Gareth Morgan is heading to Orewa to confront what he calls the "ignorance of Brash-think".
The venue and name are a nod to former National Party leader Don Brash, whose 2004 speech in the town led to a heated period of debate about the Treaty of Waitangi.
Dr Morgan is stepping into those uncertain waters tomorrow when he speaks to the Orewa Rotary Club.
He said he had deliberately chosen to speak at Orewa because it was where Dr Brash gave "one of the most damaging speeches ever made in terms of Treaty relations".
"It's exactly the cohort I've been talking about as having a high level of ignorance on Treaty matters."
He says there was a hotbed of ignorance which needed to be confronted because of the need for an ongoing relationship with Maori after all Treaty of Waitangi settlements are finished.
"There are still large tracts of people who indulge in Brash-think on this topic. I want to expose that."
Dr Brash, meanwhile, stands by the speech, which targeted what he called the Treaty "grievance industry" and rejected Dr Morgan's interpretation.
He said the Treaty was a "crucially important document" at the time it was signed but it contained no suggestion of an ongoing partnership.
The final settlements needed to be finished and the original agreements rebalanced to meet current levels, Dr Brash said, but then "that should be the end of the matter".
"There is no suggestion in the document as an ordinary person reads it that this is an ongoing 'partnership'. To me, that is an absolute nonsense. To imagine Queen Victoria or her representatives saw themselves forming a partnership with people they would have seen at the time as a Stone Age people is an absolute nonsense.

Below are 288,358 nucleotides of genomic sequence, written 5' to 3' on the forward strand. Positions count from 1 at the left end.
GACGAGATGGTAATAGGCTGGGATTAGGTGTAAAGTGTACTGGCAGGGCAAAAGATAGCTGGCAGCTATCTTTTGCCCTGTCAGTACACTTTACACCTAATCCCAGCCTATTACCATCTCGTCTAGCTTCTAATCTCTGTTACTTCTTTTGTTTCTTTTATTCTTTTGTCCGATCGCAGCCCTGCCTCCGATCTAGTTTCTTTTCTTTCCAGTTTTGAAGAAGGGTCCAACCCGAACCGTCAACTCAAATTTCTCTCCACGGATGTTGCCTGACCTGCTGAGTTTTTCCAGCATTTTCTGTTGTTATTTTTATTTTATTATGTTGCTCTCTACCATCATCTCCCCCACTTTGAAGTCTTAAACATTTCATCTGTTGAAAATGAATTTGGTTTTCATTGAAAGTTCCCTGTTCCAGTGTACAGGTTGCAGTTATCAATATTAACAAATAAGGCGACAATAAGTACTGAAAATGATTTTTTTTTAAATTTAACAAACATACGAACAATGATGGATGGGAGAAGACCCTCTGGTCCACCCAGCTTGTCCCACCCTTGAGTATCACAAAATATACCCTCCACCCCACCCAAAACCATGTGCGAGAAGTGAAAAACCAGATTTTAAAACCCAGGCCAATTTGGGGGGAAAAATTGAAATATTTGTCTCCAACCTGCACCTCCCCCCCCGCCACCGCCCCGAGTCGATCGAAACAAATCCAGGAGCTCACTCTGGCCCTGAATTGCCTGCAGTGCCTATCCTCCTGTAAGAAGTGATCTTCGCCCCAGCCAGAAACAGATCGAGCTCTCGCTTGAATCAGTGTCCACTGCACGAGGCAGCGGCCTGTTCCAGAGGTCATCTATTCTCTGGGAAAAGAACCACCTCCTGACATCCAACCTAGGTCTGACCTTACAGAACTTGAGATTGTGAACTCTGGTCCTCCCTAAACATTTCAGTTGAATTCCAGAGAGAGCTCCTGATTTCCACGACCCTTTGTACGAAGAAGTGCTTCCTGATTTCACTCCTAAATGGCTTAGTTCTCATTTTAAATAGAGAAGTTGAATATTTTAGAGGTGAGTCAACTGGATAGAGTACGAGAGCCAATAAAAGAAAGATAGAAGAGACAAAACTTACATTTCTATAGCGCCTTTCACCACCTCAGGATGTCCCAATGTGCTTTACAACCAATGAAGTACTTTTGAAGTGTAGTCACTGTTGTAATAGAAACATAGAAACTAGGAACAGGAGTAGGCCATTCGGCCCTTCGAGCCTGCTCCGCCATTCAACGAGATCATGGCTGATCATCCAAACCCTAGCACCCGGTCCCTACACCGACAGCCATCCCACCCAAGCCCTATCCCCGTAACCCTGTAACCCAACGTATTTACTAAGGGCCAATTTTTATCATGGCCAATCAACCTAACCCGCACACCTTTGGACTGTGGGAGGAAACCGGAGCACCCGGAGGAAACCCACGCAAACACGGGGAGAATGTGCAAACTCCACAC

"It's totally without justification and it's not envisaged by the Treaty of Waitangi and, frankly, it isn't a good basis for an ongoing democratic society. To give a permanent legal preference to a people, one of whose ancestors may have been Maori, seems to me to be a disaster for our ongoing racial harmony.
"I don't think we should help Maori more because they happen to be Maori. That to me is a nonsense. Some Maori are as affluent as I am. Some could be more affluent than I am. Help them because they need help."
Dr Morgan has taken on the Treaty of Waitangi as a cause after researching and publishing a book on the issue.
The last month has seen him speaking and joining the throngs of people who gathered for the annual Ratana Church celebrations.
After Orewa, he will head to the annual Treaty commemorations at Waitangi, where he is funding a concert along with a mentoring workshop.
High points: Put $50m into charity, made a fortune in business, motorcycled world.
Odd notes: Wants cats exterminated.
High points: Reserve Bank Governor, leader, National Party, then Act.
Odd notes: Washes socks in hotels to save on laundry expenses.